How the Treaty of St. Peters in 1837 Affects the Northwoods Today
This week on A Northwoods Moment in History, local historian Gary Entz explains the Treaty of St. Peters and how it affects us in the Northwoods today.
During the early decades of the nineteenth century, Americans living in the new United States aggressively pushed westward, taking more and more land from the peoples of the First Nations. President Andrew Jackson’s Removal Policy, enacted into law in 1830, accelerated the process. As the population of settlers grew along the Ohio River valley and forests were slashed and burned to make room for agriculture, the demand for new sources of timber increased, particularly in growing cities like Chicago, St. Louis and Cleveland. This demand drew the attention of federal officials to the Northwoods region of the Wisconsin Territory.
In 1836, Andrew Jackson appointed Col. Henry Dodge, a veteran of the 1832 Black Hawk War, to be the Territorial Governor of Wisconsin. In 1837, after the inauguration of Martin Van Buren as President of the United States, Dodge was directed to negotiate a treaty with representatives from the Ojibwe bands living in northern Wisconsin and Minnesota. The treaty, negotiated in late July at the village of St. Peters in Wisconsin Territory, which is today the town of Medota, Minnesota, was known as the Treaty of St. Peters, but today is more commonly called the Treaty of 1837. In the treaty the Ojibwe bands ceded a large swath of territory to the United States. The land stretched from the Mississippi River in the west to the Wisconsin River in the east. The northern boundary was the Lake Superior watershed, and the southern boundary was the Prairie du Chien line that set borders between the Ojibwe, Dakota, Ho Chunk, and Menominee peoples.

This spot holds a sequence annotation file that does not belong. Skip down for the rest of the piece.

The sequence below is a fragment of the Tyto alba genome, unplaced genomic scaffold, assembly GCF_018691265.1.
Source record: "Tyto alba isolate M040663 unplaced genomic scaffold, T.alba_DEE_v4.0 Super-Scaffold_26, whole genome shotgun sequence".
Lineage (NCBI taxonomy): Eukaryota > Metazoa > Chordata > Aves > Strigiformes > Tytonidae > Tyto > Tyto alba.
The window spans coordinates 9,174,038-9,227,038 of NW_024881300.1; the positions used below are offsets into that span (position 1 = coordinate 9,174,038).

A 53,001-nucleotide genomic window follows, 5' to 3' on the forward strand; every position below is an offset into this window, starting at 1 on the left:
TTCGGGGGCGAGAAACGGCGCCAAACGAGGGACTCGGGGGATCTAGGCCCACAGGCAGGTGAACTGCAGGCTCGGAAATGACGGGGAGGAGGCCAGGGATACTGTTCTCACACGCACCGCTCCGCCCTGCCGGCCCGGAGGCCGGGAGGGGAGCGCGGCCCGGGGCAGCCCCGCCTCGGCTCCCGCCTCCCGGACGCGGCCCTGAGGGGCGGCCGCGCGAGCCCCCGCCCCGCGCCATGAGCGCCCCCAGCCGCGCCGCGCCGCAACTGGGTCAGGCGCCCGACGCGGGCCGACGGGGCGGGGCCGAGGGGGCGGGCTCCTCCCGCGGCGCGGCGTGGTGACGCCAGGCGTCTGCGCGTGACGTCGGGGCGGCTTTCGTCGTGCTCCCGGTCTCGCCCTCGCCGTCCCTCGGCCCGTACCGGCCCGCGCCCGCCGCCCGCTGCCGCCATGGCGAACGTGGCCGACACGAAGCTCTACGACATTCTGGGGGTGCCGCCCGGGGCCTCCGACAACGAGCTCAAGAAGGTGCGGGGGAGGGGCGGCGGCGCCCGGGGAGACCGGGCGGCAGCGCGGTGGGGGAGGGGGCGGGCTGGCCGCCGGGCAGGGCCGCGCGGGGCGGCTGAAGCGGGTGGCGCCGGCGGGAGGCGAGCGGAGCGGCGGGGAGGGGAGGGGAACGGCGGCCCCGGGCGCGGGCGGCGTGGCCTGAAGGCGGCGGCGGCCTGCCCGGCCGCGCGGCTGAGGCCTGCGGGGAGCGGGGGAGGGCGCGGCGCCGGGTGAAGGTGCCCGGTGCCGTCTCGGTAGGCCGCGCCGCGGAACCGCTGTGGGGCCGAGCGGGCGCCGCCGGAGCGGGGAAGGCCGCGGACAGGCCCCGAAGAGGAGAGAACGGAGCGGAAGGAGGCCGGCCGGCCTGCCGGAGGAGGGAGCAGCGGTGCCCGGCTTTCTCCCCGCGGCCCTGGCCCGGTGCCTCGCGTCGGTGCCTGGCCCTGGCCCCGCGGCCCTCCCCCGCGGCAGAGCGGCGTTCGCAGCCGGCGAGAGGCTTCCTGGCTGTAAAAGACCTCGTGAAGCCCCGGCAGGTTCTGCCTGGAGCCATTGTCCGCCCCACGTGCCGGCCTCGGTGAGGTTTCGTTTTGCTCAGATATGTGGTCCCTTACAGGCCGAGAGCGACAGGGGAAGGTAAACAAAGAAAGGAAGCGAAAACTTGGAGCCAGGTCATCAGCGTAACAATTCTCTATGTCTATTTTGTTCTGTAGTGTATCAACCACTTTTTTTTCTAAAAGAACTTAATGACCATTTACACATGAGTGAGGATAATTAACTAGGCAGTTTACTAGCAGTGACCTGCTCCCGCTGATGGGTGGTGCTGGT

In exchange for this land cession, the Ojibwe bands retained usufructary rights to continue traditional hunting, fishing, and gathering on the ceded lands. In 1837 government officials did not foresee much future settlement beyond logging and mining camps in the Northwoods and had no issue in making this concession. The Ojibwe retained the same usufructary rights in the 1842 treaty that ceded the Lake Superior watershed to the United States. Treaties between sovereign nations are binding under both U.S. and international law, which is why to this day peoples of the Ojibwe Nation have the sovereign right to hunt, fish, and gather wild rice using traditional methods on the ceded territories of the Northwoods.
This story was written by Gary Entz and produced for radio by Mackenzie Martin. Some music for this commentary came Podington Bear. Some sound effects for this commentary came from Freesound.
A Northwoods Moment in History is funded in part by a grant from the Wisconsin Humanities Council, with funds from the National Endowment for the Humanities and the State of Wisconsin. Any views, findings, conclusions or recommendations expressed in this project do not necessarily represent those of the National Endowment for the Humanities. The Wisconsin Humanities Council supports and creates programs that use history, culture, and discussion to strengthen community life for everyone in Wisconsin.